Without a crystal ball it is impossible to know which private equity firms will outperform their competitors. But consultancy McKinsey, in a survey of private equity houses, claims to have unearthed the key elements showing how active ownership can lead to outperformance.
In “Why some private equity firms do better than others”, McKinsey consultants Conor Kehoe and Joe Heel analysed deals by 11 large buyout houses boasting better-than-average track records. It found that, while many firms follow the right steps, few do so in a consistent and systematic way.
They concluded that company outperformance represented two-thirds of value, with the rest down to market or sector increases. The study said the key elements were:
0Seeking out expertise before committing to a deal, such as insights from the board, management or a trusted external source.
0Substantial and focused performance incentives, usually equalling 15% to 20% of the total equity. The most successful arrangements called for a significant commitment by CEOs.
0Better value creation plans that are executed more effectively. Management’s plan is part of the process but the best new owners view it sceptically and develop their own, well-researched viewpoint to challenge it.
0Devoting more hours to the initial stages of deals. In the best-performing deals, partners spent more than half their time on the company in the first 100 days.
0If a change in management is needed, it should be implemented early in the investment.
James Stewart, a director at mid-market house ECI, says he goes along with most of the McKinsey claims and adds that many of the factors contributing to successful larger deals also apply to mid-market transactions.
Seeking expertise before committing to a deal is essential, he says, and can be achieved in a number of ways, such as through external commercial due diligence or the private equity house’s own experience in a particular sector.
“Probably the most important source is the network that a private equity house will have developed through contacts with experienced managers in that relevant sector,” he says.
Stewart is also in strong agreement over the need to devote time to a new investment early on, noting that those deals that turn out to be most successful have frequently benefited from a good start.
“In the early days, management often need a lot of support, especially if it’s their first private equity-backed business, and we can help in areas like improving credit control, cash collection and reducing costs.”
But one area where Stewart is less convinced by the McKinsey survey is on the suggestion that the new owners of a company challenge management’s plan for the business.
He says: “Most successful investments are where there is a common plan developed between the management and investor group, rather than each party developing separate ideas and challenging each other.”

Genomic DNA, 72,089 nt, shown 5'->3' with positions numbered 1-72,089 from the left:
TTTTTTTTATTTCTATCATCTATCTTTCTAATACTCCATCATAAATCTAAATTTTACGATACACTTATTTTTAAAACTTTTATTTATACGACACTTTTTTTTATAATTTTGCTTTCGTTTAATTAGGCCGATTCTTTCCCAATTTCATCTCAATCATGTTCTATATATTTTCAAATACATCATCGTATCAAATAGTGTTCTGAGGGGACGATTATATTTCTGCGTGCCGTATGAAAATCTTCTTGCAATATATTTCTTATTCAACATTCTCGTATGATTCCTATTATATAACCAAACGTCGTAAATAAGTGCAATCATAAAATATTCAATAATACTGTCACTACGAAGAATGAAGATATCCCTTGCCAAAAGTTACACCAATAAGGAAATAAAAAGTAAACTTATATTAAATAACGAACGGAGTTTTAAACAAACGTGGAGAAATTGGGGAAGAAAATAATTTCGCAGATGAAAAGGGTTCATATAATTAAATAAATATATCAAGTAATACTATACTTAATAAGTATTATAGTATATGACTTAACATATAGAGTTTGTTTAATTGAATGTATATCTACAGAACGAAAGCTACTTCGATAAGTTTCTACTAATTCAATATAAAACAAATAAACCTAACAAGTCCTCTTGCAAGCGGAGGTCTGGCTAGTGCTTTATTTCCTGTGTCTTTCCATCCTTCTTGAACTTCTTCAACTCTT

But Stewart adds that this communal approach may be less evident in large LBOs, in which there is a lot of financial engineering. In such cases, he says, it may be that management is more removed from the investors and thus there is more of an expectation that management is delivering an agreed plan.
But Ernie Richardson, chief executive at venture house MTI Partners, is also wary about the idea of investors challenging management: “It suggests that you’re imposing a plan on management when what tends to happen is that the business plan changes a lot during due diligence and ends up as a hybrid of the original management plan and the venture investors.”
He argues that investors need to let management get on with their role. “Otherwise the risk is you turn up one day to discuss an important decision and management are sitting on their hands waiting for you to take that decision, which means you’ve blown the relationship.”
When it comes to replacing management, the proposal that any change should be carried out early on applies more to buyout scenarios than in VC deals, says Richard Anton, a director at VC firm Amadeus.
He says: “In VC businesses you need time to get the business off the ground before you can attract third-party management, whereas if you’re acquiring, say, Woolworths, you can get high-quality managers in there quickly.”
He cites the example of Cambridge Silicon Radio, which floated last year: “It was a year after we got involved that it had built enough of a track record to attract the chief executive we wanted to accelerate growth.”
And what about limited partners, do they feel the McKinsey findings tally with what GPs are delivering? Stefan Hepp, chief executive of SCM Capital Management, says he agrees with the McKinsey model although much of it is fairly obvious.
“The difficulty is actually knowing whether a particular GP is, for example, spending half of his time on the investment in the first 100 days because we can’t verify that.”
He adds that through discussions with the GP and analysing its record, the LP will try to get an idea about how the GP actually operates: “There’s a difference between those GPs that just talk about these things and those that actually put them into practice and usually you can sense whether someone is telling the truth.”
Hepp also stresses that outperformance is usually about more than good active ownership. “It can be about buying assets at the right time in the cycle and about judging the outlook for particular sectors. If you pick a sector which experiences double digit growth in the years after the purchase then you’re going to make money.”
McKinsey’s Conor Kehoe says that, while all 11 private equity houses surveyed were following the five steps to a certain degree, what separates the good from the great are the individuals involved. “Much boils down to the individual partner working on the deal,” he says.